Wednesday, October 15, 2008

A Reflection about Nonprofits – Eliminating Poverty or Trying to Make It Palatable?

A Reflection about Nonprofits – Eliminating Poverty or Trying to Make It Palatable? Blog Action Day - Poverty 2008

Palatable: acceptable or agreeable to the mind or feelings: palatable ideas.,

A nonprofit, nongovernmental and governmental organization that features the word “Poverty” in its mission or vision statement, its goals and objectives should be reflecting and meditating today on that word: poverty. When I write “poverty” I include all its relatives, low-income community, working poor, low-income senior citizens, low-income disabled people, poverty community, the poor, homeless, medically unserved, people who are too different than us and are not deserving (to eat, to work, to have a home, to live) and so on.

Poverty in the United States and the world is predominately about women, children, disabled people, senior citizens and people who are “different”.

The reflection and meditation on the word “poverty” should include whether the group is seeking to eliminate poverty, for a person, a family, a neighborhood, a village, a country, the world or simply making it palatable. And the reflection, meditation should include palatable to whom? Is palatability for the person or family or group who are poor or palatable to the organization or palatable to the supporters of the organization or palatable to the rest of the world?

Reflection and meditation: Thinking with your soul and your brain.

Poverty is never palatable, never acceptable, and never agreeable to those who are poor. Never!

The poor may ask, “Are you trying to make me unpoor or to help me accept my poverty a little better today than I did yesterday?” What is the organization’s answer? What is your personal answer?

How does your organization show demonstrably to the poor and the rest of us that it is attempting to its fullest capabilities to eliminate poverty? Or are you satisfied with palatability?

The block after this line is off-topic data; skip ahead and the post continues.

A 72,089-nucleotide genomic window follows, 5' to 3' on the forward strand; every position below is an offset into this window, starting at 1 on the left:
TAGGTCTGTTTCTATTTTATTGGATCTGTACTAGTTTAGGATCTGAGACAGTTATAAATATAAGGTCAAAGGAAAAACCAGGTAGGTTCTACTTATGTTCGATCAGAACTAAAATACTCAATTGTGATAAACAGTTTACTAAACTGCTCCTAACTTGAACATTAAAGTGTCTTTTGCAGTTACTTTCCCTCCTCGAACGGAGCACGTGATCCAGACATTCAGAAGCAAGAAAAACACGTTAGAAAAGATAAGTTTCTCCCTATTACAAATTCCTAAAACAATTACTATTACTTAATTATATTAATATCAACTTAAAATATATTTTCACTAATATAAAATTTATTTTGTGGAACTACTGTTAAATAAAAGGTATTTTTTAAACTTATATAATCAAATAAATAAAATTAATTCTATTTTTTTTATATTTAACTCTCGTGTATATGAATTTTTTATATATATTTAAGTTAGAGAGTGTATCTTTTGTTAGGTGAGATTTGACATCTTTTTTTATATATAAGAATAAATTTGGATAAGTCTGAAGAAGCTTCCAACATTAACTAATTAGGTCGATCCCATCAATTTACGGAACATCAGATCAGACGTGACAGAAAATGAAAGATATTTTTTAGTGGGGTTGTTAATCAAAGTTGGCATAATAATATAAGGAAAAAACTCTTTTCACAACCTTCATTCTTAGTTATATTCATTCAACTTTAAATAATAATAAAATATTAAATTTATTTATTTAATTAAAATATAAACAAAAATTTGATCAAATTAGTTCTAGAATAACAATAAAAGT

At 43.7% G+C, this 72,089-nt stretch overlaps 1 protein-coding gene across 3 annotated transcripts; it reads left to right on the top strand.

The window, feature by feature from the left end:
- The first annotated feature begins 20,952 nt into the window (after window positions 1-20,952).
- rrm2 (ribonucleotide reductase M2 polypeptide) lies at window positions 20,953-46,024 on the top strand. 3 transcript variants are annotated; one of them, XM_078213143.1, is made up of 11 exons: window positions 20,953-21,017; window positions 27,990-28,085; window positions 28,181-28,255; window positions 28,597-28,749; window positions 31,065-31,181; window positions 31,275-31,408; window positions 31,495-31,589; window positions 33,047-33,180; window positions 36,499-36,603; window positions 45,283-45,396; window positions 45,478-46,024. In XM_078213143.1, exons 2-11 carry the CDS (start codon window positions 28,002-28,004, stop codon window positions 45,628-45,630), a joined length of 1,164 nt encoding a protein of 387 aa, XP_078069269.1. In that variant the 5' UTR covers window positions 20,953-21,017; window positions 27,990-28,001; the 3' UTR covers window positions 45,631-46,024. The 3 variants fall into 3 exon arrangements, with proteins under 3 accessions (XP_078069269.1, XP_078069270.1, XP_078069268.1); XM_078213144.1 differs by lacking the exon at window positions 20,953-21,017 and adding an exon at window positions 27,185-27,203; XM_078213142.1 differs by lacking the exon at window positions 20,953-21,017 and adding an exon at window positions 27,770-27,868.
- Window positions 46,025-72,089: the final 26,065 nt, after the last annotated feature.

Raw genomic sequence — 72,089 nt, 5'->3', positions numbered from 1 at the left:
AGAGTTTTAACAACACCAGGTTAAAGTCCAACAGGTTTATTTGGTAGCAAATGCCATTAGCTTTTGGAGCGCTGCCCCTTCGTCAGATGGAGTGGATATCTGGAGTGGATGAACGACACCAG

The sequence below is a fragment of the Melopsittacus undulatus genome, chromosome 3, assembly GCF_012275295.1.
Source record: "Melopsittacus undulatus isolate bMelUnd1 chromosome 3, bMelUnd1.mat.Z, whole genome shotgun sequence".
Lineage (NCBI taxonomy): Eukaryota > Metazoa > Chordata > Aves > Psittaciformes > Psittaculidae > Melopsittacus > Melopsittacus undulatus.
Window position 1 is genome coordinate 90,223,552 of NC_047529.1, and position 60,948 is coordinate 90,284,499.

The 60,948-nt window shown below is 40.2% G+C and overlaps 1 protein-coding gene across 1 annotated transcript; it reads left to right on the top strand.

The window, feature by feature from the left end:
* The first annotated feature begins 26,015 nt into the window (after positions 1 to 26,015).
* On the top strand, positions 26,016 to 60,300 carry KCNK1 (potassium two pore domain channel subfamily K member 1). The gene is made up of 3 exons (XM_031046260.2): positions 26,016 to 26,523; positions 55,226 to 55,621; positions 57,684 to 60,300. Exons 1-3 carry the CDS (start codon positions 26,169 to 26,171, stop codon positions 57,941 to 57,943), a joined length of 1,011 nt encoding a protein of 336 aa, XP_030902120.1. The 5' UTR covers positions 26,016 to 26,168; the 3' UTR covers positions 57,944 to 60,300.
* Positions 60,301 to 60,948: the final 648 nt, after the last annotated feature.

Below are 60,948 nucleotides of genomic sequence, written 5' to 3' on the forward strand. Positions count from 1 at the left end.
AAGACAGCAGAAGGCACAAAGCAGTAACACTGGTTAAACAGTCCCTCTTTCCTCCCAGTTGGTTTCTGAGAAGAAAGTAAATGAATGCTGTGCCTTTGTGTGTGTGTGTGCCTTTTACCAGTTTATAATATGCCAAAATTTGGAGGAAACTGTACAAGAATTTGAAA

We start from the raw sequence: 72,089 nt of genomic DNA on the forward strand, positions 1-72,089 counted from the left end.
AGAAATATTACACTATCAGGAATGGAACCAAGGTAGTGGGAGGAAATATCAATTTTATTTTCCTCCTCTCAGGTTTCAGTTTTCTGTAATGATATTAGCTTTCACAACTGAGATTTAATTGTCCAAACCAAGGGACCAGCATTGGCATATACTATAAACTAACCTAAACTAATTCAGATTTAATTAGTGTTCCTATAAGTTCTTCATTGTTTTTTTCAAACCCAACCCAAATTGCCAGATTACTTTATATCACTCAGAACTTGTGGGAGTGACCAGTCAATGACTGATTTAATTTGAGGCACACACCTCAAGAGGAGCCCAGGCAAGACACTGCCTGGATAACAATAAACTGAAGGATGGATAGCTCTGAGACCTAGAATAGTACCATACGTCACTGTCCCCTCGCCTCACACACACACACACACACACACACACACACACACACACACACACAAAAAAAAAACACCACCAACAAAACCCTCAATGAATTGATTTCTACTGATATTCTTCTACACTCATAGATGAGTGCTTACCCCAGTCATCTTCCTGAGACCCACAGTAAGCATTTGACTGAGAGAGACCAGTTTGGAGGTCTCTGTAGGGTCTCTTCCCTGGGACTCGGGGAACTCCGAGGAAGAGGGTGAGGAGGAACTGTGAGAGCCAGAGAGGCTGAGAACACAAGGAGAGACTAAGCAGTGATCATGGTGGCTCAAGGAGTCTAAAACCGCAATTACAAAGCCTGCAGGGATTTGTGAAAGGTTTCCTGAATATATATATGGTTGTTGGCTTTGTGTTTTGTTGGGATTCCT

Foundations, corporations, governmental bodies, donors: where do you stand on poverty? If poverty is what you are fighting, how are you demonstrating that through grants not only for services to the poor but also for advocacy by and for poor people? Who is listening to those you serve? Who is attacking the people who attack the poor?

In my view service without advocacy is leaving poverty palatable to someone…not the clients or customers or patients who receive the service. Advocacy is attacking the causes of poverty, the policies and decisions that have impact making or keeping poor people poor.

One interesting take on poverty that lingers with me is an article by Professor Herbert J. Gans of Columbia University written in 1972, The Uses of Poverty: The Poor Pay All. He writes in part:

"… there may be some merit in applying functional analysis to poverty, in asking whether it also has positive functions that explain its persistence.


Associating poverty with positive functions seems at first glance to be unimaginable. Of course, the slumlord and the loan shark are commonly known to profit from the existence of poverty, but they are viewed as evil men, so their activities are classified among the dysfunctions of poverty.

However, what is less often recognized, at least by the conventional wisdom, is that poverty also makes possible the existence or expansion of respectable professions and occupations, for example, penology, criminology, social work, and public health. More recently, the poor have provided jobs for professional and para-professional "poverty warriors," and for journalists and social scientists, this author included, who have supplied the information demanded by the revival of public interest in poverty.

Clearly, then, poverty and the poor may well satisfy a number of positive functions for many nonpoor groups in American society. I shall describe thirteen such functions - economic, social and political - that seem to me most significant."


For the thirteen positive functions that help keep poor people poor see the full article.

Is your organization in there? Are you in there? And am I in there? How will we change after reflection and meditation about poverty today?

Excellence can be attained if you

-Care more often than others think wise.

-Risk more often than others think is safe.

-Dream more often than others think is practical.

-Expect more than others think is possible.

Janet Cagery, date unknown

1 comment:

Pastor Vince Ramos said...

This what Non-Profits have struggled with for a long time especially within the last 8-10 years, how do we work to end poverty without making it palatable, which means easing our own consciences and guilt. if we just do a little bit to help we can say we are doing something. But to truly end poverty non-profits are urgently needed to not only provide ministries to the poor. But also to advocate for the poor. This includes working alongside the poor and accompying them to voice concerns to the power structures. Ministry/service and advocacy do go hand in hand.

Good question on having us non-profits stop and think about what we mean about elminating poverty.

Pastor Vince Ramos

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